The result was a noticeable difference on-air and a dramatic decrease in the number of complaints to broadcasters and regulators. It should not be underestimated how much progress has been made in monitoring and managing loudness in the last 14 years. There was most definitely a problem in the years prior, which is why the ITU and PLOUD working groups were created. The results of their work - BS1770 and R128, as well as A/85 and the other standards - produced tools that went a long way towards solving the problem. But we are not there yet.

Since the introduction of R128, for example, the broadcast landscape has change considerably. HD has become part of the channel offering, while streaming is now a major way for people to watch films and TV programmes. Both of these have brought new loudness problems, which have led to some new standards - for example AES TD1004.1.15-10, recommendations for loudness of audio streaming and network file playback - and proposed revisions to existing ones. R128 has been revised since its launch and is now on its fourth iteration; a new version addressing streaming is due this year.

There has also been a significant change in the way people watch what we now loosely call television. There is more viewing on mobile phones but within the home there has also been a considerable shift. When R128 came out the old fashioned TV in a box, based on the cathode ray tube (CRT), was still a fixture in many living rooms. This had two integral loudspeakers, which produced reasonably good audio quality. Home cinema systems, delivering 5.1 surround, have always been the preserve of enthusiasts or the rich but do deliver a higher audio experience.

Today the CRT is dead as a domestic device and the flat screen is the ubiquitous display. While these have increasingly delivered better images, their audio performance is fairly poor. Consequently, even average viewers now hook up soundbars to their flat screens for a better sound. Because of this it seems that what progress was made has been counter-balanced by people becoming more sensitive to loudness control.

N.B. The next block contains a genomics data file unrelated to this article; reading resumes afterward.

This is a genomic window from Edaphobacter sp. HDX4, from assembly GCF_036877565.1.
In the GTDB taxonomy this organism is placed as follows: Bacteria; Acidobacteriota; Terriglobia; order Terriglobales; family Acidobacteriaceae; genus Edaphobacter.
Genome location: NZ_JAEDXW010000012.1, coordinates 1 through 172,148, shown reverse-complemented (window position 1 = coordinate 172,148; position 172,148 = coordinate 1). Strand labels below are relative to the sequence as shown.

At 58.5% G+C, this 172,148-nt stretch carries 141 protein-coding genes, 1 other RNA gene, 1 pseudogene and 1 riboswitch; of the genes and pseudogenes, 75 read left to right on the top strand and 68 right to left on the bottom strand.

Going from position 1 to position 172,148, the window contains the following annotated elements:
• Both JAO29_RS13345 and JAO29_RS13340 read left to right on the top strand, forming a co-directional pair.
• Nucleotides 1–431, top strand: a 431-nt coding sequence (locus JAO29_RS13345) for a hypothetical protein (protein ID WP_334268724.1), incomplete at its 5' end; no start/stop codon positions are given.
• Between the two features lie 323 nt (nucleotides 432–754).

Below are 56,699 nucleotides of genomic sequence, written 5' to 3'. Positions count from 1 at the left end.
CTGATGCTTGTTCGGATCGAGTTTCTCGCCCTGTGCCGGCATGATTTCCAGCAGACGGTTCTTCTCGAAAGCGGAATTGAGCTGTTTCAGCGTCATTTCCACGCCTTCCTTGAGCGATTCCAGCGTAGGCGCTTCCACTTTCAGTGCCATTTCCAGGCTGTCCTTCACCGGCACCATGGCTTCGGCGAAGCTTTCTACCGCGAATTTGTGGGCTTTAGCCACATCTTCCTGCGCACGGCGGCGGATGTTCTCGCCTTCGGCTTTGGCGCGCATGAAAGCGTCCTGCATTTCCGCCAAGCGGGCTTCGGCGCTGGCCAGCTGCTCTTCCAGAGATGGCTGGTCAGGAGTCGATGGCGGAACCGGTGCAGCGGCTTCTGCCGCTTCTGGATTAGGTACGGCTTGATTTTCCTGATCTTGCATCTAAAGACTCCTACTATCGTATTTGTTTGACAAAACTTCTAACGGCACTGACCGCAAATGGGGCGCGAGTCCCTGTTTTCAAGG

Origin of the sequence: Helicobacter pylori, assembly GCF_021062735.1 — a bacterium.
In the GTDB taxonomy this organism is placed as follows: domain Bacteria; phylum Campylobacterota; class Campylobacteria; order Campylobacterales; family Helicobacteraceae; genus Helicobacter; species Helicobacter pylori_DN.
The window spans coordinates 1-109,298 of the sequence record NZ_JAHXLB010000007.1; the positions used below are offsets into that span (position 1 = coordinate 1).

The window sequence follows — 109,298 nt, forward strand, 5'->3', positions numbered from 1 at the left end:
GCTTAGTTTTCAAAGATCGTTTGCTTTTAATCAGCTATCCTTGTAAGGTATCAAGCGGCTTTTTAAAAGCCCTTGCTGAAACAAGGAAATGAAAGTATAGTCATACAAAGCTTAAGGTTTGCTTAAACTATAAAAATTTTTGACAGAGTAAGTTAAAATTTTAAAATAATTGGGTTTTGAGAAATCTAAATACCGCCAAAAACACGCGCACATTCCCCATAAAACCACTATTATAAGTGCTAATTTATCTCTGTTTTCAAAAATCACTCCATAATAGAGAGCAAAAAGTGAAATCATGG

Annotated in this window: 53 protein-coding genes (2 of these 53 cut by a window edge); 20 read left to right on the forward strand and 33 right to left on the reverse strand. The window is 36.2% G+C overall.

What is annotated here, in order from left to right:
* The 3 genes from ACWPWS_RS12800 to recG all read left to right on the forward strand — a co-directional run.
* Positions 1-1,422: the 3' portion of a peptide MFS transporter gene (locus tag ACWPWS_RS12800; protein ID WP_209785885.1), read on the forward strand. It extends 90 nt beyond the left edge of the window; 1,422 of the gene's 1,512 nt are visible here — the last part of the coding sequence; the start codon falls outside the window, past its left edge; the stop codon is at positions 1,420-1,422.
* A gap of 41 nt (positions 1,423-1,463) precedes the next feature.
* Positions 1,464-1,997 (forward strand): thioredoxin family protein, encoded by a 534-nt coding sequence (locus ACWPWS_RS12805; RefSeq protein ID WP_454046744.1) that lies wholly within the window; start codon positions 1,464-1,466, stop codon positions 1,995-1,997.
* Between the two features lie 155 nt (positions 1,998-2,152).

Viewers are particularly aware of the difference in levels between different channels, a discrepancy that is apparent when switching from digital terrestrial services to streaming. As a result manufacturers, like TSL Products, have continued development of loudness monitoring equipment, not just to keep in line with the standards, although those have provided a valuable foundation for R&D, but also in response to changes in distribution techniques and viewing habits.

Loudness has always been a hot topic at TSL Products. We have produced a series of measuring devices over the years for the critical playout and transmission sectors. Our latest, which was scheduled to receive its big launch at the NAB Show, is the SAM-Q-SDI. TSL Products considers itself a pioneer in loudness monitoring and SAM-Q-SDI is the result of our continuing research into this specialised and crucial field.

Externally the SAM-Q-SDI is very similar to previous TSL loudness units. Internally the big difference is the inclusion of eight loudness probes that are able to measure eight separate programmes simultaneously. As would be expected of a modern loudness monitor, it supports short-term, momentary and integrated values. This information can be read on the front panel display like a conventional meter but data can also be logged and monitored across Ethernet networks to digital displays.

SAM-Q-SDI is a 1RU 19-inch rack-mounted unit aimed at playout centres and master control rooms. It is able to handle a wide range of audio formats, from mono right up to 9.1+4. The monitor works to R128 Part IV and is 80 percent software and 20 percent hardware. This makes it very different to TSL monitors of the past and means it can be easily updated as and when new versions of R128 are released.

Loudness is a problem that will always exist in TV broadcast but through research, the latest technology and evolving standards, we are definitely better at dealing with it.